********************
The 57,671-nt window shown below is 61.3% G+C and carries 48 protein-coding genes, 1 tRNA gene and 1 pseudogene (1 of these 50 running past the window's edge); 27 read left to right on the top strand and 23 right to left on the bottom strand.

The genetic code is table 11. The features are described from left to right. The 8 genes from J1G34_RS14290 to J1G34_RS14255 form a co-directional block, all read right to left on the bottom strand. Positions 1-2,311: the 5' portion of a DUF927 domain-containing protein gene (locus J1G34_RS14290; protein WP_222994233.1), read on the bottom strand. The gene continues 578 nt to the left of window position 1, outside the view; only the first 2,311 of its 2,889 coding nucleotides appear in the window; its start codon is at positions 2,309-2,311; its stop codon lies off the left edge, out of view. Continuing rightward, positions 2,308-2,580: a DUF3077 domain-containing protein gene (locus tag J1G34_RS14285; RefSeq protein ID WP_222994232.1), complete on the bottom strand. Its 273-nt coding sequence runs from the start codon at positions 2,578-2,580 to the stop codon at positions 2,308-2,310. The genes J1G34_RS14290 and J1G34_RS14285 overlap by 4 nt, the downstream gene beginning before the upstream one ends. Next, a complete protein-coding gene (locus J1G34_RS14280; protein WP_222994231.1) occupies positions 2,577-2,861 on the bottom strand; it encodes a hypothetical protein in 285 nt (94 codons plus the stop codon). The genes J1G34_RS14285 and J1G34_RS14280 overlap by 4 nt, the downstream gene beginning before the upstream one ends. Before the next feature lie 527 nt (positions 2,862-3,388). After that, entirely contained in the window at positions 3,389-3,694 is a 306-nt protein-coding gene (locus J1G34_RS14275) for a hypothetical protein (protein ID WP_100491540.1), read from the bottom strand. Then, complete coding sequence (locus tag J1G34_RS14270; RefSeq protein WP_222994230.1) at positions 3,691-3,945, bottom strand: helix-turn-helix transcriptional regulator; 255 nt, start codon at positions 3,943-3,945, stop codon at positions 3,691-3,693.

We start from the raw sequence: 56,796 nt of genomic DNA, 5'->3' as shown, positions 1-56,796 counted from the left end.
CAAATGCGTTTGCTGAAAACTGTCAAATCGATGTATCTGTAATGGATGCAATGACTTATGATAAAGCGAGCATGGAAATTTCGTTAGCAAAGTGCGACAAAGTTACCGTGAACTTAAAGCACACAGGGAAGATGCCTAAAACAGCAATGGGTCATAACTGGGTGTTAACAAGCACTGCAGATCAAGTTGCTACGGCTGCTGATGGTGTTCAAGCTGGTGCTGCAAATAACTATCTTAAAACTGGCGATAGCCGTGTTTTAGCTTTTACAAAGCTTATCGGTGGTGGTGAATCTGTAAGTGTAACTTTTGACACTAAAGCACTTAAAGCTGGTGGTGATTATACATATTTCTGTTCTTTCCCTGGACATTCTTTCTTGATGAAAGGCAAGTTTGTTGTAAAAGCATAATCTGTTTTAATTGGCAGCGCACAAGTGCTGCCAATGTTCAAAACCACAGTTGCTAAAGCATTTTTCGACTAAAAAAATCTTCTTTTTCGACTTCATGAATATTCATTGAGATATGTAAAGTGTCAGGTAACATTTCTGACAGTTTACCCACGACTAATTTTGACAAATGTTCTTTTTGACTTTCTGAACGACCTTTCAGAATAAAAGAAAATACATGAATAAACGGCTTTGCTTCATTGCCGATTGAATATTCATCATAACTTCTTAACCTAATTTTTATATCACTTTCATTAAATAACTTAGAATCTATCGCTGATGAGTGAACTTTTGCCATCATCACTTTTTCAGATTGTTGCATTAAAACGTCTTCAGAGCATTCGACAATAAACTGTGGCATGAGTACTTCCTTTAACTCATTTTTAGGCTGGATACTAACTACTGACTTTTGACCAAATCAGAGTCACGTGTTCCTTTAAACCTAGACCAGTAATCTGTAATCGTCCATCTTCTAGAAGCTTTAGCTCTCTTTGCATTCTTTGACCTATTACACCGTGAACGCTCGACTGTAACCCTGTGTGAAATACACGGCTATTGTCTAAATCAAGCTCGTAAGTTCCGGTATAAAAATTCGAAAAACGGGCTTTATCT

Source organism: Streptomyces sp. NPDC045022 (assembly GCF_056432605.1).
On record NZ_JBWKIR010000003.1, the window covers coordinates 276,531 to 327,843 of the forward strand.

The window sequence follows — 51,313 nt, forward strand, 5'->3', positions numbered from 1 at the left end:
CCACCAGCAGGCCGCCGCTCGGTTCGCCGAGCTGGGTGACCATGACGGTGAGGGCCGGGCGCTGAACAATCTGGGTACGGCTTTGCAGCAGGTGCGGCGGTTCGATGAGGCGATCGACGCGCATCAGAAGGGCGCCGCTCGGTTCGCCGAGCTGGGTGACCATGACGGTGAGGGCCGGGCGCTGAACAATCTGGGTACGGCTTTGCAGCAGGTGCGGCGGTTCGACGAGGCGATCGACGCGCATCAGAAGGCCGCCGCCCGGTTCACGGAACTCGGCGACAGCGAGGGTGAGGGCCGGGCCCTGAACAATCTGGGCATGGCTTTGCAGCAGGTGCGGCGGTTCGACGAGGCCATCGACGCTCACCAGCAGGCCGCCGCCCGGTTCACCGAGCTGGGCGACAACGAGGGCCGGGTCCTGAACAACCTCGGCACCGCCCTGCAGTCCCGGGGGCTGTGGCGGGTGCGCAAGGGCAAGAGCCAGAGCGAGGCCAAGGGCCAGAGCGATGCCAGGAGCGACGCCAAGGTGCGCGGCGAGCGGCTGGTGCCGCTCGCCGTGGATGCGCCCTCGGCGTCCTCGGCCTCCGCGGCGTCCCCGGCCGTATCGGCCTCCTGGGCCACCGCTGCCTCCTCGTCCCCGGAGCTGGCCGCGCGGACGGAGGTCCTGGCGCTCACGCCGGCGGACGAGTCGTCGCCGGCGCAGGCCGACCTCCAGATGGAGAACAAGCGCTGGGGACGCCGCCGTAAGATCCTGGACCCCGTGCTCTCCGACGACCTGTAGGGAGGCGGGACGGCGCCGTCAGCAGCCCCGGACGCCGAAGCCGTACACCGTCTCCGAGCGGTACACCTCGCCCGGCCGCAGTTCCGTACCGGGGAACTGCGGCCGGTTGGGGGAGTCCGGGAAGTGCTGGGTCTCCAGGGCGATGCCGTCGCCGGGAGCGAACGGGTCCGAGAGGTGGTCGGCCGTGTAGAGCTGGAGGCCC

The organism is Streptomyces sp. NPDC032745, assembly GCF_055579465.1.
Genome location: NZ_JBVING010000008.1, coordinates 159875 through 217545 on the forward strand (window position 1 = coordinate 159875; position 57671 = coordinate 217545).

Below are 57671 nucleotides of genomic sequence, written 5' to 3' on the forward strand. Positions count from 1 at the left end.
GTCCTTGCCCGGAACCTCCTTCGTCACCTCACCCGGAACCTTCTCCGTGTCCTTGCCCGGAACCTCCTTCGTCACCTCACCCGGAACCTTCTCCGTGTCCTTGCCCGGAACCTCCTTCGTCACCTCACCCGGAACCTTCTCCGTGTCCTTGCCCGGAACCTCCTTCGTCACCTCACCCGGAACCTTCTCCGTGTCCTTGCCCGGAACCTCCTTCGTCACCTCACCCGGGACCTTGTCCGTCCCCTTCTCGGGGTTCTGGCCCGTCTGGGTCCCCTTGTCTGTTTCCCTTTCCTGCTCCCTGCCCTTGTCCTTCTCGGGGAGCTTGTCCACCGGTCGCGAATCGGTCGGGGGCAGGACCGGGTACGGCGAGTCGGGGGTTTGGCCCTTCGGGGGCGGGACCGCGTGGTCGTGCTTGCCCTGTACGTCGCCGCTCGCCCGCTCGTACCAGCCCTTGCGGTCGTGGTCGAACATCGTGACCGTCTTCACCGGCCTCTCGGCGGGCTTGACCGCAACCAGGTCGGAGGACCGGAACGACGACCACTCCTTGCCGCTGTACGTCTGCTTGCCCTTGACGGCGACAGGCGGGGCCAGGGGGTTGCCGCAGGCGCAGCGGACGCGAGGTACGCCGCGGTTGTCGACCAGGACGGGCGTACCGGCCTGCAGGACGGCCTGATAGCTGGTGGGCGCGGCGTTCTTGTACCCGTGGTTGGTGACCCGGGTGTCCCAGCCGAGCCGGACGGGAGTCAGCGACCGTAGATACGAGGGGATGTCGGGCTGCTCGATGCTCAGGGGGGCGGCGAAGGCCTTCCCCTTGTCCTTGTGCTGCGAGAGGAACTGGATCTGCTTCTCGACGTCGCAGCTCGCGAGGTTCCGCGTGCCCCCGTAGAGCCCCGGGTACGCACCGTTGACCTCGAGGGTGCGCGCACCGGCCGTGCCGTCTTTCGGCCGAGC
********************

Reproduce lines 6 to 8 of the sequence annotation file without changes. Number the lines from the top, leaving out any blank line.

On record NZ_JBWKIR010000003.1, the window covers coordinates 276,531 to 327,843 of the forward strand.

The window sequence follows — 51,313 nt, forward strand, 5'->3', positions numbered from 1 at the left end:
CCACCAGCAGGCCGCCGCTCGGTTCGCCGAGCTGGGTGACCATGACGGTGAGGGCCGGGCGCTGAACAATCTGGGTACGGCTTTGCAGCAGGTGCGGCGGTTCGATGAGGCGATCGACGCGCATCAGAAGGGCGCCGCTCGGTTCGCCGAGCTGGGTGACCATGACGGTGAGGGCCGGGCGCTGAACAATCTGGGTACGGCTTTGCAGCAGGTGCGGCGGTTCGACGAGGCGATCGACGCGCATCAGAAGGCCGCCGCCCGGTTCACGGAACTCGGCGACAGCGAGGGTGAGGGCCGGGCCCTGAACAATCTGGGCATGGCTTTGCAGCAGGTGCGGCGGTTCGACGAGGCCATCGACGCTCACCAGCAGGCCGCCGCCCGGTTCACCGAGCTGGGCGACAACGAGGGCCGGGTCCTGAACAACCTCGGCACCGCCCTGCAGTCCCGGGGGCTGTGGCGGGTGCGCAAGGGCAAGAGCCAGAGCGAGGCCAAGGGCCAGAGCGATGCCAGGAGCGACGCCAAGGTGCGCGGCGAGCGGCTGGTGCCGCTCGCCGTGGATGCGCCCTCGGCGTCCTCGGCCTCCGCGGCGTCCCCGGCCGTATCGGCCTCCTGGGCCACCGCTGCCTCCTCGTCCCCGGAGCTGGCCGCGCGGACGGAGGTCCTGGCGCTCACGCCGGCGGACGAGTCGTCGCCGGCGCAGGCCGACCTCCAGATGGAGAACAAGCGCTGGGGACGCCGCCGTAAGATCCTGGACCCCGTGCTCTCCGACGACCTGTAGGGAGGCGGGACGGCGCCGTCAGCAGCCCCGGACGCCGAAGCCGTACACCGTCTCCGAGCGGTACACCTCGCCCGGCCGCAGTTCCGTACCGGGGAACTGCGGCCGGTTGGGGGAGTCCGGGAAGTGCTGGGTCTCCAGGGCGATGCCGTCGCCGGGAGCGAACGGGTCCGAGAGGTGGTCGGCCGTGTAGAGCTGGAGGCCC